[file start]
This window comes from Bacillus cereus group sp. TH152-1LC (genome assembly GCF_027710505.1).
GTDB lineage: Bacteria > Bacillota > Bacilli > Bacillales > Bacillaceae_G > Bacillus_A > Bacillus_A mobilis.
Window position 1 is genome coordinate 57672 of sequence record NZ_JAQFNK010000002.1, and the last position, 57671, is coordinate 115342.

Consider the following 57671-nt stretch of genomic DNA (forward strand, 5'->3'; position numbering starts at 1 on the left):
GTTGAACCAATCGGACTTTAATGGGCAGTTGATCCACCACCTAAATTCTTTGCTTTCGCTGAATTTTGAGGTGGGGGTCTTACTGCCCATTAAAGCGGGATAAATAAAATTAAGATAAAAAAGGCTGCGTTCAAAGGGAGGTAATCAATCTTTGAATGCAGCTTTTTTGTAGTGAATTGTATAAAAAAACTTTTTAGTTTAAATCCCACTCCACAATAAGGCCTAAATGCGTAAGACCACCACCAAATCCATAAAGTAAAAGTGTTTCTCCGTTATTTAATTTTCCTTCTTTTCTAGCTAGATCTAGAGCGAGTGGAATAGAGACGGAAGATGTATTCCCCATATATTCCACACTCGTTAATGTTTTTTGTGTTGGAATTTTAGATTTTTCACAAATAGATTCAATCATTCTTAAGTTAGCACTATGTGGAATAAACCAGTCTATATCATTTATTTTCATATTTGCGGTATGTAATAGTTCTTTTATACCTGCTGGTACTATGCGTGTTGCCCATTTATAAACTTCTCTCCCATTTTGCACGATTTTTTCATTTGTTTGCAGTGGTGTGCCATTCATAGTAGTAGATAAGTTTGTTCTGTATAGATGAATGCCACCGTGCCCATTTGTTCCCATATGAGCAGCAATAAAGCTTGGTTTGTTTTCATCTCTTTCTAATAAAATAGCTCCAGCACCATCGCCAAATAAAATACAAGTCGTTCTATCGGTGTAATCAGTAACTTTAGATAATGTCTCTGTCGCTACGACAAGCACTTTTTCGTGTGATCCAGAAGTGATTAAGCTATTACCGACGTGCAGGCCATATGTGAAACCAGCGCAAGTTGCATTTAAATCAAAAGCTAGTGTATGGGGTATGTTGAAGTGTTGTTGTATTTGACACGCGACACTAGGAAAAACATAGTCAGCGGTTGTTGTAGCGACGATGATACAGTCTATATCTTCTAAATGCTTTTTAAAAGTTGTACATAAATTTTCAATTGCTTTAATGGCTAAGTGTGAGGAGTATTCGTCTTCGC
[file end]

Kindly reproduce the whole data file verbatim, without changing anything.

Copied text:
This window comes from Bacillus cereus group sp. TH152-1LC (genome assembly GCF_027710505.1).
GTDB lineage: Bacteria > Bacillota > Bacilli > Bacillales > Bacillaceae_G > Bacillus_A > Bacillus_A mobilis.
Window position 1 is genome coordinate 57672 of sequence record NZ_JAQFNK010000002.1, and the last position, 57671, is coordinate 115342.

Consider the following 57671-nt stretch of genomic DNA (forward strand, 5'->3'; position numbering starts at 1 on the left):
GTTGAACCAATCGGACTTTAATGGGCAGTTGATCCACCACCTAAATTCTTTGCTTTCGCTGAATTTTGAGGTGGGGGTCTTACTGCCCATTAAAGCGGGATAAATAAAATTAAGATAAAAAAGGCTGCGTTCAAAGGGAGGTAATCAATCTTTGAATGCAGCTTTTTTGTAGTGAATTGTATAAAAAAACTTTTTAGTTTAAATCCCACTCCACAATAAGGCCTAAATGCGTAAGACCACCACCAAATCCATAAAGTAAAAGTGTTTCTCCGTTATTTAATTTTCCTTCTTTTCTAGCTAGATCTAGAGCGAGTGGAATAGAGACGGAAGATGTATTCCCCATATATTCCACACTCGTTAATGTTTTTTGTGTTGGAATTTTAGATTTTTCACAAATAGATTCAATCATTCTTAAGTTAGCACTATGTGGAATAAACCAGTCTATATCATTTATTTTCATATTTGCGGTATGTAATAGTTCTTTTATACCTGCTGGTACTATGCGTGTTGCCCATTTATAAACTTCTCTCCCATTTTGCACGATTTTTTCATTTGTTTGCAGTGGTGTGCCATTCATAGTAGTAGATAAGTTTGTTCTGTATAGATGAATGCCACCGTGCCCATTTGTTCCCATATGAGCAGCAATAAAGCTTGGTTTGTTTTCATCTCTTTCTAATAAAATAGCTCCAGCACCATCGCCAAATAAAATACAAGTCGTTCTATCGGTGTAATCAGTAACTTTAGATAATGTCTCTGTCGCTACGACAAGCACTTTTTCGTGTGATCCAGAAGTGATTAAGCTATTACCGACGTGCAGGCCATATGTGAAACCAGCGCAAGTTGCATTTAAATCAAAAGCTAGTGTATGGGGTATGTTGAAGTGTTGTTGTATTTGACACGCGACACTAGGAAAAACATAGTCAGCGGTTGTTGTAGCGACGATGATACAGTCTATATCTTCTAAATGCTTTTTAAAAGTTGTACATAAATTTTCAATTGCTTTAATGGCTAAGTGTGAGGAGTATTCGTCTTCGC